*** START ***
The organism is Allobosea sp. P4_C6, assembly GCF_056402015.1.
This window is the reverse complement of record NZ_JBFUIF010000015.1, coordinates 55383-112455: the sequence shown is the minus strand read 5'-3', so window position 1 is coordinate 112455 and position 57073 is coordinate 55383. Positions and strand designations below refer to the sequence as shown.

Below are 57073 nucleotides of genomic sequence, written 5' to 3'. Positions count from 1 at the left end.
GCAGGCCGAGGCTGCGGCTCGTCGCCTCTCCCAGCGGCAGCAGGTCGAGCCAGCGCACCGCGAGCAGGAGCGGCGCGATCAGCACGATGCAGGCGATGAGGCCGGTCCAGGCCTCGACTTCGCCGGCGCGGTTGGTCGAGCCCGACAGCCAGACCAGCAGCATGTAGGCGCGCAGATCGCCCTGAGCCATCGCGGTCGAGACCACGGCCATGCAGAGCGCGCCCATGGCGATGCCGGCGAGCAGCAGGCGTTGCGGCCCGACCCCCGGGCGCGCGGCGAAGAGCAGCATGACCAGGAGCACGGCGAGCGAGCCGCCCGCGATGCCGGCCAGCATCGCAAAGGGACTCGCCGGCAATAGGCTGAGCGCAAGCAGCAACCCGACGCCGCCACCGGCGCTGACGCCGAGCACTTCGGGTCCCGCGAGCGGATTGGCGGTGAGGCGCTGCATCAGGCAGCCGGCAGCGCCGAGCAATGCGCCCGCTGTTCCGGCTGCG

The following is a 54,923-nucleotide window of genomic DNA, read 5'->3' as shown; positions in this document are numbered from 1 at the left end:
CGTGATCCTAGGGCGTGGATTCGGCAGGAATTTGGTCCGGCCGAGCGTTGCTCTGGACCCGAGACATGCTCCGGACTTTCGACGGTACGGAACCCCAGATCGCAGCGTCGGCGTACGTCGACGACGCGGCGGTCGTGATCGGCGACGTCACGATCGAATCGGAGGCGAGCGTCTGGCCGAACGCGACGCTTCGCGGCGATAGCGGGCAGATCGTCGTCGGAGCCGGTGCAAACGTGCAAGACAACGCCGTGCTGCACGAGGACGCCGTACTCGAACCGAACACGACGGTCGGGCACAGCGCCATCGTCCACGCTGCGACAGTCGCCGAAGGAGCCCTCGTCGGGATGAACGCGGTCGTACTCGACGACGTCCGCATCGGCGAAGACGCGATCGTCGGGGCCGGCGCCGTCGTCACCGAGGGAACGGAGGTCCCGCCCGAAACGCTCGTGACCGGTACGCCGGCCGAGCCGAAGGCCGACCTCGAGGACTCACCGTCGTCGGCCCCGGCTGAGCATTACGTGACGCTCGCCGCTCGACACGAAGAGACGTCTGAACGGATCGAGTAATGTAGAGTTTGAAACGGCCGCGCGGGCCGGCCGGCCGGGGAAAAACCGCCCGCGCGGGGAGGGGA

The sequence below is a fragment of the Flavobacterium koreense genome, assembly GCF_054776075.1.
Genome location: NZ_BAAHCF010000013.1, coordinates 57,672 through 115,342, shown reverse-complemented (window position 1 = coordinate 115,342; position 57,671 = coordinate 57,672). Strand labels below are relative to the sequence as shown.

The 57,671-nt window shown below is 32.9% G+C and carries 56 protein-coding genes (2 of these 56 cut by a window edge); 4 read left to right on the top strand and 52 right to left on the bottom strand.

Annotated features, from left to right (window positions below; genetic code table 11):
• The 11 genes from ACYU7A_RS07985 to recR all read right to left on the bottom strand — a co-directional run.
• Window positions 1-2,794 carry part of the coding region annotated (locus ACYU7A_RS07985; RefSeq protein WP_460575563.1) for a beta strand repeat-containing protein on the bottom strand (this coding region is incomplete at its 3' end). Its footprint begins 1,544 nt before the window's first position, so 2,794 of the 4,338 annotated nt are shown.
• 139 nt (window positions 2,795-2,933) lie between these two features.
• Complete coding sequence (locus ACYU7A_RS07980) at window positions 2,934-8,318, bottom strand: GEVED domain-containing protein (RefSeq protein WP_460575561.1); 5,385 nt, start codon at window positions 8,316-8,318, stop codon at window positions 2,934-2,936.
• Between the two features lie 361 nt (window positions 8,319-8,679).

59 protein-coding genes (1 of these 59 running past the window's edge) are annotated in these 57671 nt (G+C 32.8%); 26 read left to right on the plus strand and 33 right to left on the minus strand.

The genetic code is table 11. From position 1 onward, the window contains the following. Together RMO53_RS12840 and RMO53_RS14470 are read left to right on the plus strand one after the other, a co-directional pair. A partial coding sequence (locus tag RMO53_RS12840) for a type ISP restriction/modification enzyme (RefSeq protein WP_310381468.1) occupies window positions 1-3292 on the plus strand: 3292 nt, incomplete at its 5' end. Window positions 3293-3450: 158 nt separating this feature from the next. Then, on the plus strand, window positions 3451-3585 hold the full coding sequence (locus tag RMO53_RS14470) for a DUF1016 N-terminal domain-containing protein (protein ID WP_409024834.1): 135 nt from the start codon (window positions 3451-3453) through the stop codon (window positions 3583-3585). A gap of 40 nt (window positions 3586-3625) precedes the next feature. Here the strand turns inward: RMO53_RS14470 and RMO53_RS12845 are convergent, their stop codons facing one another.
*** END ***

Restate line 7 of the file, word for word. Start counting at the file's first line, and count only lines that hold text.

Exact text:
The sequence below is a fragment of the Flavobacterium koreense genome, assembly GCF_054776075.1.